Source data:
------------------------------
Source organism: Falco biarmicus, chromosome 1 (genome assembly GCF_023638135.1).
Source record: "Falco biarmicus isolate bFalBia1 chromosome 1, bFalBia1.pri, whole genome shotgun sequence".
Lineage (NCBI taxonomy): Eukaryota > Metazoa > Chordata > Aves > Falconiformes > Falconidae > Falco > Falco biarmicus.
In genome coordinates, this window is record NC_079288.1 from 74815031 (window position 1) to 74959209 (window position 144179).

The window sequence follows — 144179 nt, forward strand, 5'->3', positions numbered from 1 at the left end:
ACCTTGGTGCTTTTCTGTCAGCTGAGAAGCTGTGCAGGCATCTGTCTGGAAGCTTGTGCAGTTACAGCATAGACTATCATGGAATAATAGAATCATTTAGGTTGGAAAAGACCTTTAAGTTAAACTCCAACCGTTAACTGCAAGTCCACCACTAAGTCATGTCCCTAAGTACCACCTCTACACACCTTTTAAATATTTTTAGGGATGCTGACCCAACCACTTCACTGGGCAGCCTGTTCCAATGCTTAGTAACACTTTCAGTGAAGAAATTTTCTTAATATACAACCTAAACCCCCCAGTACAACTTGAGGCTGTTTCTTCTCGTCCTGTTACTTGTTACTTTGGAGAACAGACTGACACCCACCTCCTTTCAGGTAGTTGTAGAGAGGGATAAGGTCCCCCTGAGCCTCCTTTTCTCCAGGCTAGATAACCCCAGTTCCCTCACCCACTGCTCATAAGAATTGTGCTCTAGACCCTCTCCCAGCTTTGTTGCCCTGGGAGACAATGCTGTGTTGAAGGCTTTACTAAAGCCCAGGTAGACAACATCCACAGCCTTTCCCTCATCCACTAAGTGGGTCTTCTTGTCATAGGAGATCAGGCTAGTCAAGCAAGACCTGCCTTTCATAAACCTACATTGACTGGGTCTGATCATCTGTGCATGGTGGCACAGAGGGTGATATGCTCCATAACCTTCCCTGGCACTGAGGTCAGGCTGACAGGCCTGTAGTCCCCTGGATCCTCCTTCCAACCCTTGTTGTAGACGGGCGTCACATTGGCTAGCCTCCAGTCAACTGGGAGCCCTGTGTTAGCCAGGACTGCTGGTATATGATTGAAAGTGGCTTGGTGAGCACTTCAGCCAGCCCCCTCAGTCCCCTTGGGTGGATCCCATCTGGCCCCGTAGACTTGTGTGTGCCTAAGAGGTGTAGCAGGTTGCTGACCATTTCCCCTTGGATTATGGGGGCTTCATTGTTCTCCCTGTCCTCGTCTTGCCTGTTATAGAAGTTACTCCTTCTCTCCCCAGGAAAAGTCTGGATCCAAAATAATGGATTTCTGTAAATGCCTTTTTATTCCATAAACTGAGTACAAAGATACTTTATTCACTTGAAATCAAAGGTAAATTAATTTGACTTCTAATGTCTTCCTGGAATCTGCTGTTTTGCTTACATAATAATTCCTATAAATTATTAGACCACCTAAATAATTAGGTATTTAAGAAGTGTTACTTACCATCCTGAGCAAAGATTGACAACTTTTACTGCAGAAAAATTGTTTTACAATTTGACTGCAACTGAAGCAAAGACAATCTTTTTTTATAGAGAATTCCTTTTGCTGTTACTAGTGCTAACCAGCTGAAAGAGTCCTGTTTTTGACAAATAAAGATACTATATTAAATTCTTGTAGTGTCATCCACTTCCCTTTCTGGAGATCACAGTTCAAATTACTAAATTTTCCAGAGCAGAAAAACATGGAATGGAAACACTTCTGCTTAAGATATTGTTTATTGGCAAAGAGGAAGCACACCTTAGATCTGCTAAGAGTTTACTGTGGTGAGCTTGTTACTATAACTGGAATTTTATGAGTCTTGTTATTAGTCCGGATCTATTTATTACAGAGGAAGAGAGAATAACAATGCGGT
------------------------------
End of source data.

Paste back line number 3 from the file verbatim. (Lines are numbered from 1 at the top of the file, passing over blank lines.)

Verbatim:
Lineage (NCBI taxonomy): Eukaryota > Metazoa > Chordata > Aves > Falconiformes > Falconidae > Falco > Falco biarmicus.